Kenya

Emergency measles campaign aims to immunize 5.5 million children in Kenya

UNICEF Image
© UNICEF Kenya/2006/Bonn
A Kenyan child, held by her mother, receives a measles vaccination at the Kibera South Health Centre.
By Julie Mwabe and Emma Cockburn

GARISSA / NAIROBI, Kenya, 9 May 2006 – More than half a million vulnerable children under the age of five have been immunized against measles and polio in the first phase of a life-saving vaccination campaign in Kenya’s Central and North Eastern Provinces.

Overall, UNICEF and its partners hope to reach and immunize around 5.5 million children during two phases and stem a recent measles outbreak, which has seen more than 1,600 cases and 42 child deaths in the last six months.

"This campaign saves lives. When the kids with measles die, we lose people who could be successful in the future,” said Provincial Medical Officer Omar Ahmed Omar. He added that already impoverished parents are devastated economically when their children become infected and they must pay medical and hospital fees.

Large response to alerts

To reach such a large number of children, social mobilization teams are spreading the word about the free vaccinations. This effort is especially important in the North Eastern Province, where most of the population is nomadic and would otherwise remain unaware of the campaign.

Mobilizers broadcast campaign information on radio programmes, banners and posters, through loudspeakers from cars and during individual home visits.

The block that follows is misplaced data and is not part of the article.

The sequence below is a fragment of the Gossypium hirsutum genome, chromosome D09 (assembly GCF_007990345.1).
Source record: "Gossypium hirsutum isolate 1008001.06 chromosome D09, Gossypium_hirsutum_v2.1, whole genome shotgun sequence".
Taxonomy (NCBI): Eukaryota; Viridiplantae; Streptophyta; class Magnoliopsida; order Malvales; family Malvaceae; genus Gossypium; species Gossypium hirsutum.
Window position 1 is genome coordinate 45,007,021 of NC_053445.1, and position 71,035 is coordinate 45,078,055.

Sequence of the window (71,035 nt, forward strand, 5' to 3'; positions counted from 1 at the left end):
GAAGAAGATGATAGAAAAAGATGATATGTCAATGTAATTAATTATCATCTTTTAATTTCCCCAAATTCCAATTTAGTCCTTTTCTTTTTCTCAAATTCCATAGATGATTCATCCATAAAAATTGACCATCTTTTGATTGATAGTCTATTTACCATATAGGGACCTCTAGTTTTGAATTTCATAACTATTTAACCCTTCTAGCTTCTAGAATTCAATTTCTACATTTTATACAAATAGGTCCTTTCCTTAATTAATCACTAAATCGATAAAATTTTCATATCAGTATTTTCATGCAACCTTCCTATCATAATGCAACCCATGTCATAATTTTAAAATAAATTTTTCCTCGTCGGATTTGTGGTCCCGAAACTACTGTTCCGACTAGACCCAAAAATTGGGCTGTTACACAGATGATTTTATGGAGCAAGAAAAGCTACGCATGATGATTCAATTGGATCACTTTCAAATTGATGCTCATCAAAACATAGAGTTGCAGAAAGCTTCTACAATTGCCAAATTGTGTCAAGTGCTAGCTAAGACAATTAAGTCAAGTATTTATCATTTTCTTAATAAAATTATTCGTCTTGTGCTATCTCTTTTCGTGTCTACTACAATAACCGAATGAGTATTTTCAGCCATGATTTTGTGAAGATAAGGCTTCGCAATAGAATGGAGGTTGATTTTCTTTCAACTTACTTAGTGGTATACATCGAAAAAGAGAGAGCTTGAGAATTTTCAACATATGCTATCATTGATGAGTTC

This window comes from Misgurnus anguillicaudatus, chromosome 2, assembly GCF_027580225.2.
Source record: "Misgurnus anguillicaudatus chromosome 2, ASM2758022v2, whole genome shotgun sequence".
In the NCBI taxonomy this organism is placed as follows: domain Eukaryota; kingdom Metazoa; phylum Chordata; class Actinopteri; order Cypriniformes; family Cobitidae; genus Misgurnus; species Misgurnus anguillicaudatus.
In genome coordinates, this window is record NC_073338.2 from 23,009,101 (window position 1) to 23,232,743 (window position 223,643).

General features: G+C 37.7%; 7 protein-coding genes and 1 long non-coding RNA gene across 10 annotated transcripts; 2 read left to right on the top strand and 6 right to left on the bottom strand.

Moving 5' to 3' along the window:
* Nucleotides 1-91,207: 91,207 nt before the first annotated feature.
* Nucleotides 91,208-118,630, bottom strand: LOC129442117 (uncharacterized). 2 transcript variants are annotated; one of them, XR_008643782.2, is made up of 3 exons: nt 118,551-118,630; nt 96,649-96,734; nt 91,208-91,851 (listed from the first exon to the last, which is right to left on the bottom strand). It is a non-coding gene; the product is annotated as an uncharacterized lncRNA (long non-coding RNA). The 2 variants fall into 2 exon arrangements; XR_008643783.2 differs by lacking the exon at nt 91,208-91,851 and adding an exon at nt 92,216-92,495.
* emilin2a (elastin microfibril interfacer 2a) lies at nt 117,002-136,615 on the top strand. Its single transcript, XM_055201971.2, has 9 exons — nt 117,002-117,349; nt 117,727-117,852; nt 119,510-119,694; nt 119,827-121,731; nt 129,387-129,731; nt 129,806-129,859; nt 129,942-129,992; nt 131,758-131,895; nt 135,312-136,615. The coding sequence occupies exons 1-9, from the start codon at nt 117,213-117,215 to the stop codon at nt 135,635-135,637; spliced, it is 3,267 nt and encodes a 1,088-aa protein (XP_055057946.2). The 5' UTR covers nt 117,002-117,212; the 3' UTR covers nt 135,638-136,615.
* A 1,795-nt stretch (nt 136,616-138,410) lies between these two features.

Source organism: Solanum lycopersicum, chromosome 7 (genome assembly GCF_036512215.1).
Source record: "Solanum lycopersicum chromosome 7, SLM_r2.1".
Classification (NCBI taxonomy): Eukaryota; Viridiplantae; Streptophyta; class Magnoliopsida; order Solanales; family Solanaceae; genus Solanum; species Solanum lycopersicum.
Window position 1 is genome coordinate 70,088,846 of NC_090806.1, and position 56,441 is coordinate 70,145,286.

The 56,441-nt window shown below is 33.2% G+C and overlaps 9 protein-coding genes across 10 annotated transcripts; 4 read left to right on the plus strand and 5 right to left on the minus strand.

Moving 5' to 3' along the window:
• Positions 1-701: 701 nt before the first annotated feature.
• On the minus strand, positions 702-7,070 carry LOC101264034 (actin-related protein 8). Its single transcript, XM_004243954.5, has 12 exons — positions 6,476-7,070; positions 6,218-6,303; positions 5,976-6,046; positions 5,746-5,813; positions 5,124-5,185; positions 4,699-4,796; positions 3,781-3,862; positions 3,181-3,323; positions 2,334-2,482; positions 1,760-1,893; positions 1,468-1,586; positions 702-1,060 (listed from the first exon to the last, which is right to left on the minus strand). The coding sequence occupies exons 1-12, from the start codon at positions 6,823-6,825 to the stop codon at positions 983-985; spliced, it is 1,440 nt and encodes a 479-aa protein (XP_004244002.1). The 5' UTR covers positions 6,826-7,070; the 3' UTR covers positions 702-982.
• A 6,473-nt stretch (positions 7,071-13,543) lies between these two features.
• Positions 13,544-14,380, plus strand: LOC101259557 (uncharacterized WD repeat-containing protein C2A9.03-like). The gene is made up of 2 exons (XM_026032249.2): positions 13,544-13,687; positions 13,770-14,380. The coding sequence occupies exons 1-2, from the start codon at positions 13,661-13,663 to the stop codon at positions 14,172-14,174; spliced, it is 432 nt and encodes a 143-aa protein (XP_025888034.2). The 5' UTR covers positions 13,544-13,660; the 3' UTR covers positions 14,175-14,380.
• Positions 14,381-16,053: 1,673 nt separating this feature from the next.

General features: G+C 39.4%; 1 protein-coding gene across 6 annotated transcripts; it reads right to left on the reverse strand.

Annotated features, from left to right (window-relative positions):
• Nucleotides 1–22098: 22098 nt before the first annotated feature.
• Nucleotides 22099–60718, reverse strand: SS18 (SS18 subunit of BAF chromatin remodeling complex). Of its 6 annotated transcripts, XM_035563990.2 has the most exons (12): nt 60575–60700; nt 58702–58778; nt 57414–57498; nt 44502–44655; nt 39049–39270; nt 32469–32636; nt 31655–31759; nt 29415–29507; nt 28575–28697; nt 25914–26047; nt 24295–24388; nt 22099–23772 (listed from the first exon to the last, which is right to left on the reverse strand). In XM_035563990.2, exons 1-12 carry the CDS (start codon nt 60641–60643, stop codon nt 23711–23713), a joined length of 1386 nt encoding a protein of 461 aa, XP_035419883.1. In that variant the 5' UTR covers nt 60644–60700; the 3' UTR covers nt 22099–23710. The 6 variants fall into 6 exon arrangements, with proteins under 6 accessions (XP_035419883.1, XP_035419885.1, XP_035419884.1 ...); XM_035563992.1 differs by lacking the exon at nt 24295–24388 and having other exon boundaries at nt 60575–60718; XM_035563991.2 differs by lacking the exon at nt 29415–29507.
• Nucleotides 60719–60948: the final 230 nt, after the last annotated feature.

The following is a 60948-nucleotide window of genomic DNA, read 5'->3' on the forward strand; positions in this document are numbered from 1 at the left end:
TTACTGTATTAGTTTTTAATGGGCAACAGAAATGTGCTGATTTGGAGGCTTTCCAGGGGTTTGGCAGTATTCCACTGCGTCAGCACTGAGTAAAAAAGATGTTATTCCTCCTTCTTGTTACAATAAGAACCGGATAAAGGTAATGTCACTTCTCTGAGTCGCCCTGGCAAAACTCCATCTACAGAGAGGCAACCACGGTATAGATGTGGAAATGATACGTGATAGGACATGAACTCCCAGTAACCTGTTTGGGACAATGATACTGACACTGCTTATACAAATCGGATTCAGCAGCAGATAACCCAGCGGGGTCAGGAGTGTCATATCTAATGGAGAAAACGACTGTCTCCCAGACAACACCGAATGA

Mary Maleki, a paediatric nurse, was one of the many residents of Kibera, Nairobi's largest slum district, who pitched in on the first day of the campaign. As she walked along the slum’s deplorable roads, she cried out, “Come and get your child immunized today!”

UNICEF Image
© UNICEF Kenya/2006/Bonn
Vaccination is administered to a young girl in Kibera South Health Centre as part of an immunization campaign aiming to reach 5.5 million Kenyan children under the age of five.
At the various immunization sites, scores of mothers waited patiently in long queues for their children to receive the vaccines. They turned out in large numbers in response to alerts about the measles outbreak.

But the social mobilizers have also met with some resistance. “One father said ‘no’ to his children being immunized, so I visited his house three times,” said Ahmed, a volunteer in Garissa. “I reminded him of our neighbour who did not immunize her daughter. She died of polio in the local hospital. After the third visit he agreed, and all five children were vaccinated.”

Immunization role model

Seventy per cent of children in most of the countries neighbouring Kenya have not been immunized, leading to outbreaks in places where immigrants seek refuge. To reduce the risk of cross-border infection of Kenyan children, UNICEF has opened a clinic in Kenya’s Somali hub. There, refugee mothers are encouraged to take their children for vaccination.

The campaign seeks to reach 95 per cent of vulnerable children in the two targeted provinces. In addition to the measles and polio vaccines, children under five receive vitamin A supplements that further boost their immunity. Research shows that vitamin A supplementation can reduce infant mortality by 25 per cent.

This is the first phase of a two-stage campaign to protect Kenya’s children from both measles and polio. The country, which launched a national immunization programme in 2002, is a role model for its neighbours. Kenya reduced its number of measles cases from 7,000 in 2002 to 20 in 2004; organizers hope for a similar success with the current campaign.

UNICEF has pledged $3.47 million and the World Health Organization is donating $3.33 million to support the immunization drive. However, the Government of Kenya will need a total of $27.7 million to successfully vaccinate all children between the ages of nine months and five years against measles and polio in the two phases.


 

 

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